What makes for successful placement for employers, workers and disability employment service providers
Art or Science?
Many, sometimes including program designers think that successfully employing a person with disability is the same as the process for people who dont have a disability plus some incentive(s) and if that doesnt work out then upping the incentives will solve the problem.
Sadly (for employers and people with disability) this is flawed thinking and represents a fundamental misunderstanding of the barriers faced by people with disability when it comes to acquiring and maintaining employment. In consequence, when the incentive/subsidy runs out the person is not generating sufficient profit to retain employment and their work is lost.
The solution to this defeat is often to repeat the process rather than look at the underlying needs of the parties as a means of finding suitable fit within an employers business.
While I might view disability as a construct theres no doubt that the fact of impairment imposes limitations - people who have a disability cant do everything, the blind are lousy pilots! But this doesnt mean they cant do anything. What it means is that service providers need to determine skills as well as aspirations then identify limitations and match their possible impact in seeking a role that matches these.
When aspiration, ability and opportunity cross paths, successful long term employment becomes possible.
Over the years a term that I think was originally specific to the disability industry, reverse marketing has come to mean far less than its original intent - today reverse marketing consists of pulling a clients file from a cabinet filled with similar people and phoning employers with the goal of sending a candidate for interview and possible hire.
This was not the original intent. Applied to people with disability, and lacking substantial additional knowledge, staff send keen candidates who are doomed to fail in very large numbers.
This is most unfortunate because the process of failure is more damaging for members of disadvantaged minorities than the same experience for members of more powerful groups - there are generally less support structures in place to maintain the morale and motivation of people with disability.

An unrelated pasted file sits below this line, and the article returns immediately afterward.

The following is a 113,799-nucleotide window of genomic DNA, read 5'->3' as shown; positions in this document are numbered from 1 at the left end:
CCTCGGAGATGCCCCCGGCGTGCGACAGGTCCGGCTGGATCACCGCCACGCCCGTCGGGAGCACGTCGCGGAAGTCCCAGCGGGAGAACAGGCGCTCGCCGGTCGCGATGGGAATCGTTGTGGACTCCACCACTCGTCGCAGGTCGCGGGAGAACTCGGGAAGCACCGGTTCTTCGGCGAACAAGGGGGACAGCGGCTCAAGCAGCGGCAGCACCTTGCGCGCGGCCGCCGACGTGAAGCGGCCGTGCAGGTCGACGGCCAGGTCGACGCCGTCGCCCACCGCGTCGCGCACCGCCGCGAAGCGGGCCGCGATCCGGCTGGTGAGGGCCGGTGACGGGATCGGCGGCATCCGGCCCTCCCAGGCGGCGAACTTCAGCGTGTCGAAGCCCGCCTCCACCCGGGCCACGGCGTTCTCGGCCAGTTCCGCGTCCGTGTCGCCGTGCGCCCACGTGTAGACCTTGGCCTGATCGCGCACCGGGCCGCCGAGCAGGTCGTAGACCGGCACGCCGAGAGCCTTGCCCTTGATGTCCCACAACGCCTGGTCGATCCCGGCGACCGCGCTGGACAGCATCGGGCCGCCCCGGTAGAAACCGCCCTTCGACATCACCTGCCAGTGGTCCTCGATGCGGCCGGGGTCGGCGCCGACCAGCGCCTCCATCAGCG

Failure by service staff to understand both capacity and barriers for job seekers may lead to scapegoating - blaming the person with disability for lacking application, will, or some other quality when the facts are an employment match that resembles a square peg and a round hole
Such an approach is also bad for the goodwill of employers who give themselves a pat on the back for adopting inclusive hiring strategies only to find they have a person unable to complete tasks associated with their role.
The art of successful placement comes with the knowledge that there are some foundations essential for success that include more information about a job seeker than simply their Centrelink number.
Frequently NOVAs job seekers are young and have limited exposure to the workplace - a simple question like, what would you like to do? is predicated on a belief that the person has sufficient experience to make an informed choice - thats not always so and preferences may need to be validated.
The consequence of any barriers also need to be understood - cant work in a noisy workplace, prefer to start later in the day, unable to work unless workplace is accessible by public transport may be essential elements rather than just a preference.
Long term success comes through a thorough knowledge of the candidate and the creation of support structures that enable the worker to perform at a commercially viable level. The story we tell to employers should not be, heres a discount or do the right thing but rather, here is a person who is fitted to the role you offer and will return a commercial rate on your investment - valuable team members rather than objects of pity.
Matching keen candidates who have a disability with business opportunities likely to last into long term workforce participation is both art and science,
Employers will understand if a role needs some modification, they will accept a settling in period but ultimately demand a return.
905 people met these criteria in 2015, we are determined to improve on that number in 2016.
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